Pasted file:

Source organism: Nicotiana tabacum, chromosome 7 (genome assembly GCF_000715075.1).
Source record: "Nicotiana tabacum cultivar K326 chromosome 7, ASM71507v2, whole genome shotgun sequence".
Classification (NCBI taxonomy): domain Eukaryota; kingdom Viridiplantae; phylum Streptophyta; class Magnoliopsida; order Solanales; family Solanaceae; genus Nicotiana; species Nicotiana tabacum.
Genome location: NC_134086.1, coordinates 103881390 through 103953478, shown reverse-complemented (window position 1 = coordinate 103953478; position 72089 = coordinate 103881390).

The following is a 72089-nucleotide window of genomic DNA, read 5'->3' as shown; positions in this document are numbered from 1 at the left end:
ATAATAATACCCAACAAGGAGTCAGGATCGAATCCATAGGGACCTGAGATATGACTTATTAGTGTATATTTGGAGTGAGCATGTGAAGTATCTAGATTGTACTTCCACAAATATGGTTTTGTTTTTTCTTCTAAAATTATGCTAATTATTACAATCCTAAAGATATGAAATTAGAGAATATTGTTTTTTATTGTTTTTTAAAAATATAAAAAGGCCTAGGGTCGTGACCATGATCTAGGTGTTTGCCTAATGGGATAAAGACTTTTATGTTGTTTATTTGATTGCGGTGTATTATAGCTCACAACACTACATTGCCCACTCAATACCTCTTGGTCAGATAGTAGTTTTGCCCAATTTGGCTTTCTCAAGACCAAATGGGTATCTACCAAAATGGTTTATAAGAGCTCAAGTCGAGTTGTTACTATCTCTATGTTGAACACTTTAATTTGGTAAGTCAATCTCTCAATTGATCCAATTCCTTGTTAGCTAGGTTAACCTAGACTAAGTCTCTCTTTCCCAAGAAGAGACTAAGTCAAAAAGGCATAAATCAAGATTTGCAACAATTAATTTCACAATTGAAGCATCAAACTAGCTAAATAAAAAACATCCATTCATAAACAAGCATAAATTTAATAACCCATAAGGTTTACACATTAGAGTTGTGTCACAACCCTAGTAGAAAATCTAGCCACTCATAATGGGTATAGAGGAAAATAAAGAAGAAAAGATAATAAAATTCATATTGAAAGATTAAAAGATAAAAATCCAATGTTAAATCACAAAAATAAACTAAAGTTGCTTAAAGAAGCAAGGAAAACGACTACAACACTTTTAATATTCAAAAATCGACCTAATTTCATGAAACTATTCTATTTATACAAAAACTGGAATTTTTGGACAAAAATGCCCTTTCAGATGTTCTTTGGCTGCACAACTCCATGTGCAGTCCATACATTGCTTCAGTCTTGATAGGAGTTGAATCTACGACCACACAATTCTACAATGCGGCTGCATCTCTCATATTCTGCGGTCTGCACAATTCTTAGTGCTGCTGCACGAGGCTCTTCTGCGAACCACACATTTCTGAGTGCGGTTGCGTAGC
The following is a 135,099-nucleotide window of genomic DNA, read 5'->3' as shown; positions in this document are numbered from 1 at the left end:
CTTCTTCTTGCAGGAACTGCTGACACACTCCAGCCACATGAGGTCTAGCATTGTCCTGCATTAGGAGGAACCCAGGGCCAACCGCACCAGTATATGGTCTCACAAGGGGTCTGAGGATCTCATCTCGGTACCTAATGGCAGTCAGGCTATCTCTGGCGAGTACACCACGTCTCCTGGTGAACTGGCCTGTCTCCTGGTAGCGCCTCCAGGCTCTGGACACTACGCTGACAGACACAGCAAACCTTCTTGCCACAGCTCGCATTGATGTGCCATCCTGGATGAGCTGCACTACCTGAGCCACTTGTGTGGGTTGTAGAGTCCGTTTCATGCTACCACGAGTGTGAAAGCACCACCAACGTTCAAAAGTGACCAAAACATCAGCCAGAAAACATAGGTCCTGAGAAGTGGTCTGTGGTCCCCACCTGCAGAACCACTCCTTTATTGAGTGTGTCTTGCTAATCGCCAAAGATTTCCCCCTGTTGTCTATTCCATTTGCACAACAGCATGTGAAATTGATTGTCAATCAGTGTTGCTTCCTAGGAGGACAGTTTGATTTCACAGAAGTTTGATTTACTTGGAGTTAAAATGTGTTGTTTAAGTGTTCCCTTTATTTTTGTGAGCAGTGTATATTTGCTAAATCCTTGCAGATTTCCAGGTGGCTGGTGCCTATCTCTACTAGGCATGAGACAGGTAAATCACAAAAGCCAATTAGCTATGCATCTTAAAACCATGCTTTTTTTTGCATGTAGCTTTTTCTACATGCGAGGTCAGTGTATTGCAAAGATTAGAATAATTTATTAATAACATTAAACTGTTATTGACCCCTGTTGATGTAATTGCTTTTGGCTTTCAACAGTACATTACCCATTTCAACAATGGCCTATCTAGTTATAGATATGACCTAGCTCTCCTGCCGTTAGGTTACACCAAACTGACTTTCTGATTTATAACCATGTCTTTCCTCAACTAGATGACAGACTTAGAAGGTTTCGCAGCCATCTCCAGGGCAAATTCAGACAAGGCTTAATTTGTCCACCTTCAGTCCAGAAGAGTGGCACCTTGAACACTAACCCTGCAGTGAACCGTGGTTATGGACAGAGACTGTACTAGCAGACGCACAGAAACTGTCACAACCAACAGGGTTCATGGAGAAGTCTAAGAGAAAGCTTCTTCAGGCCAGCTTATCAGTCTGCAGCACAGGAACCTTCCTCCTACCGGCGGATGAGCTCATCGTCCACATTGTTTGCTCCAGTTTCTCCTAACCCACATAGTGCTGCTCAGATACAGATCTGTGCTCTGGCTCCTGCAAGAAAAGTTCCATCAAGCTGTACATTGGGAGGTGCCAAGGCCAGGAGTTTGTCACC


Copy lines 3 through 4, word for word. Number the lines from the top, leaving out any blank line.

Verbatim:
Classification (NCBI taxonomy): domain Eukaryota; kingdom Viridiplantae; phylum Streptophyta; class Magnoliopsida; order Solanales; family Solanaceae; genus Nicotiana; species Nicotiana tabacum.
Genome location: NC_134086.1, coordinates 103881390 through 103953478, shown reverse-complemented (window position 1 = coordinate 103953478; position 72089 = coordinate 103881390).